Not too many songs conjure a visual like the Eagles' "Take it Easy." And for good reason, really; if Jackson Browne and Glenn Frey were good at anything, it was evocative imagery. With that one phrase, it's obvious that the gal in the pickup is one both in control and to behold. Judging by the enduring success of that song, it appears they weren't the only ones who think so.
Meet Diane Murray. This is her '50 Studebaker.
Though stock appearing, you've never seen one quite like it. It's probably because you're not likely to meet many like its owner. "I've always loved unique, older vehicles and used them as my daily drivers," she revealed. But like her pickup, they're just a little bit different. For example, her play car is a '60 Maserati 3500 GT-an alloy-bodied superleggera at that. It runs in the family, too. He just sold it, but her brother had an Olds Rocket-powered Deuce-also a green pickup, but the topless version. The Murray kids can trace the car lineage to their grandfather, renowned gunsmith Stan Baker (Diane's Maser was his), but they owe their personal involvement to their dad, Stan Murray. Among the cars in his stable: the concours-restored, chopped-and-sectioned '40 Ford convertible that his dad built in the '40s and a '56 Lotus 11 with a Le Mans pedigree. Yes, the Murray family does things just a little bit differently.
Though she drives 'em daily, she admits they're a bit impractical for daily use. Some require more maintenance; it's tricky to find parts for others. Heat is often marginal and air conditioning is out of the question. But if she could have her way, she surmised, "I could get the best of both worlds: a truck that looked like a stock classic to most people and newer running gear so it would drive and ride smoother."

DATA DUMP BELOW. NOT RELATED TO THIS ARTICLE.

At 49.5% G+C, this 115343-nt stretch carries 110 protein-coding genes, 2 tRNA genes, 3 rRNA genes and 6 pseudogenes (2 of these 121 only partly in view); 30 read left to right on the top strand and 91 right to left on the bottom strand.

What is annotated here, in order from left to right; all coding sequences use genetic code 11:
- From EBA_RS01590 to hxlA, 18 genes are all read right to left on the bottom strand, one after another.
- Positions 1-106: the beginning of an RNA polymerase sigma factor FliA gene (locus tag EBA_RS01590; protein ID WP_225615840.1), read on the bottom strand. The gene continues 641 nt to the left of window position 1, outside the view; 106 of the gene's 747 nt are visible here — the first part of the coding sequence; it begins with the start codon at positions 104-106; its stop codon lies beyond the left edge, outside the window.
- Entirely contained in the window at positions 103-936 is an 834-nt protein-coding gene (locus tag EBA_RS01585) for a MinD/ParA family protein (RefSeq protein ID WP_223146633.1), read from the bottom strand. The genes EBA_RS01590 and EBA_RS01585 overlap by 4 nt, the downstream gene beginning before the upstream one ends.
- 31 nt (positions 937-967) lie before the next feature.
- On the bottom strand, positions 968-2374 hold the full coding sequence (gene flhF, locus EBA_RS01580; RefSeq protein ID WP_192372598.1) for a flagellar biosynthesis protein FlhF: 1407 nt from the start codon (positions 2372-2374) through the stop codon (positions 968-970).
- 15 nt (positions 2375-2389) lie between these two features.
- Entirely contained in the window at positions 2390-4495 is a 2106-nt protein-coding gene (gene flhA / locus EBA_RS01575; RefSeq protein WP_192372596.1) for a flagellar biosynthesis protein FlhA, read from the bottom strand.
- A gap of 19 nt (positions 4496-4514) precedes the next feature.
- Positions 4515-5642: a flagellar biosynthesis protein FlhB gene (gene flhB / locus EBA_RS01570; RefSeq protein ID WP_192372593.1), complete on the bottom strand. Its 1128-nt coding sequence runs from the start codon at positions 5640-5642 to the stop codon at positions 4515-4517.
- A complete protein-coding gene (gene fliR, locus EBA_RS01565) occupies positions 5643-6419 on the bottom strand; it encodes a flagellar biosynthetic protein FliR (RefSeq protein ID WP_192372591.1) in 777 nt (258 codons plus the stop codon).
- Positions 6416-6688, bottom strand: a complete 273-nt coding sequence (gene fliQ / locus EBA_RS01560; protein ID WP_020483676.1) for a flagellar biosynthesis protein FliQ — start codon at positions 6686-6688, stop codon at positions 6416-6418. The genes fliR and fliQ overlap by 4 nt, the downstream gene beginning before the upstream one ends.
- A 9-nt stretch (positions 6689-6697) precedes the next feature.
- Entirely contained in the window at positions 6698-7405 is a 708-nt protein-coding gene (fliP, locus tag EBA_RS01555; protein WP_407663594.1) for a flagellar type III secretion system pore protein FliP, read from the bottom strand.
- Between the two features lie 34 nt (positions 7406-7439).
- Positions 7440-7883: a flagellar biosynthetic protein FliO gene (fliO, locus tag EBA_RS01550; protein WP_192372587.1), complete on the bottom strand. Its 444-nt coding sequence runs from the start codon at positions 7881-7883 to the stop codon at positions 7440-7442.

As it happened, the truck belonged to an old family friend. "He used to camp in it ... trying to trap coyotes," she said. "The Nevada desert was the truck's grave, but we resurrected it." Though it languished northeast of Las Vegas, the lower quarters of the cab were rusty. The only thing useable about the bed was the Studebaker script on its tailgate.
Lucky for Diane, her dad's a good sport. "He's done restorations in the past, and I was confident he could build the kind of truck I wanted," she affirmed. "I could tell him things that I liked or wanted and he was able to do them."
While it's normal to have a Camaro donate its suspension and running gear, the one Stan used was anything but: it was a '91-a decade newer than the last one that lent itself to parts swapping. It's not a common donor because of its construction: rather than an A-arm front suspension on a stub, it has struts that rely on the body; instead of a parallel leaf, it has a threatening-looking torque-arm arrangement and coils. Unwieldy, yes; however, it's a far better handling system right out of the box.
With road manners as his charter, Stan first boxed the stock framerails from the firewall back and created everything from that point forward. The third-gen crossmembers still locate the major suspension and steering components, so Stan stripped it and grafted it to the new chassis stubs. As strut-type suspensions go, the third-gen Camaro's is unique in the sense that its springs aren't integral with the struts themselves. Instead, they sit inside spring pockets as they would in a conventional double-A-arm arrangement. The struts don't bear the weight of the car, so the pockets Stan made and welded to the crossmember sides are sufficient. Naturally, Stan employed the Camaro's disc brakes and its Z-28-specific power-assisted rack and fatter antiroll bar.